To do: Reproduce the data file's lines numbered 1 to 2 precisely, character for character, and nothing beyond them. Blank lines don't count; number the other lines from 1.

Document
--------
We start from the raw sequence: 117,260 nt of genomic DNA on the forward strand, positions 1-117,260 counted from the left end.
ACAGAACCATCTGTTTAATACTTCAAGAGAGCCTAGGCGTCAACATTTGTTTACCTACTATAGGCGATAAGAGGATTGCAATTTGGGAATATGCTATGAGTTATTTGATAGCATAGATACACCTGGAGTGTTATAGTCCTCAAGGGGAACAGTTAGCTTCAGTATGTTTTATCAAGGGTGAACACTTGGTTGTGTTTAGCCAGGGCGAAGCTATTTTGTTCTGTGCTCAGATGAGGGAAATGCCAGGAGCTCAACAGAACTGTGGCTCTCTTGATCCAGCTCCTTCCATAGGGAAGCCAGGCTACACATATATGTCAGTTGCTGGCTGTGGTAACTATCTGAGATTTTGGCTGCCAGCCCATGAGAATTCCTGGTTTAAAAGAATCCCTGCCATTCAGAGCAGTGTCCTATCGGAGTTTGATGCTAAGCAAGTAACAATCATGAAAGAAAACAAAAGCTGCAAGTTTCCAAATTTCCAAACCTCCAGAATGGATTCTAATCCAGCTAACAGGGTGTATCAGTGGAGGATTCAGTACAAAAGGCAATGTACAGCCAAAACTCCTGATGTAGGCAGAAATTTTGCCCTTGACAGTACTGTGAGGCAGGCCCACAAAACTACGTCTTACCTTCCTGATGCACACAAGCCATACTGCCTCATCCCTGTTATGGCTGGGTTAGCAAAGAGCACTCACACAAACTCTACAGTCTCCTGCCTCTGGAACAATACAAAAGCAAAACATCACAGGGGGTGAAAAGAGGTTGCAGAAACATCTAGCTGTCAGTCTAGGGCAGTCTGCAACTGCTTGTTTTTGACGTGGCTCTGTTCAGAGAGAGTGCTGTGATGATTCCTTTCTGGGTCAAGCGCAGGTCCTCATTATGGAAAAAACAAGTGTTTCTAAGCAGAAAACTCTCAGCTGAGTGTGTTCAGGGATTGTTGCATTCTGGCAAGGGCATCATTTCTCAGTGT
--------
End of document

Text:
We start from the raw sequence: 117,260 nt of genomic DNA on the forward strand, positions 1-117,260 counted from the left end.
ACAGAACCATCTGTTTAATACTTCAAGAGAGCCTAGGCGTCAACATTTGTTTACCTACTATAGGCGATAAGAGGATTGCAATTTGGGAATATGCTATGAGTTATTTGATAGCATAGATACACCTGGAGTGTTATAGTCCTCAAGGGGAACAGTTAGCTTCAGTATGTTTTATCAAGGGTGAACACTTGGTTGTGTTTAGCCAGGGCGAAGCTATTTTGTTCTGTGCTCAGATGAGGGAAATGCCAGGAGCTCAACAGAACTGTGGCTCTCTTGATCCAGCTCCTTCCATAGGGAAGCCAGGCTACACATATATGTCAGTTGCTGGCTGTGGTAACTATCTGAGATTTTGGCTGCCAGCCCATGAGAATTCCTGGTTTAAAAGAATCCCTGCCATTCAGAGCAGTGTCCTATCGGAGTTTGATGCTAAGCAAGTAACAATCATGAAAGAAAACAAAAGCTGCAAGTTTCCAAATTTCCAAACCTCCAGAATGGATTCTAATCCAGCTAACAGGGTGTATCAGTGGAGGATTCAGTACAAAAGGCAATGTACAGCCAAAACTCCTGATGTAGGCAGAAATTTTGCCCTTGACAGTACTGTGAGGCAGGCCCACAAAACTACGTCTTACCTTCCTGATGCACACAAGCCATACTGCCTCATCCCTGTTATGGCTGGGTTAGCAAAGAGCACTCACACAAACTCTACAGTCTCCTGCCTCTGGAACAATACAAAAGCAAAACATCACAGGGGGTGAAAAGAGGTTGCAGAAACATCTAGCTGTCAGTCTAGGGCAGTCTGCAACTGCTTGTTTTTGACGTGGCTCTGTTCAGAGAGAGTGCTGTGATGATTCCTTTCTGGGTCAAGCGCAGGTCCTCATTATGGAAAAAACAAGTGTTTCTAAGCAGAAAACTCTCAGCTGAGTGTGTTCAGGGATTGTTGCATTCTGGCAAGGGCATCATTTCTCAGTGT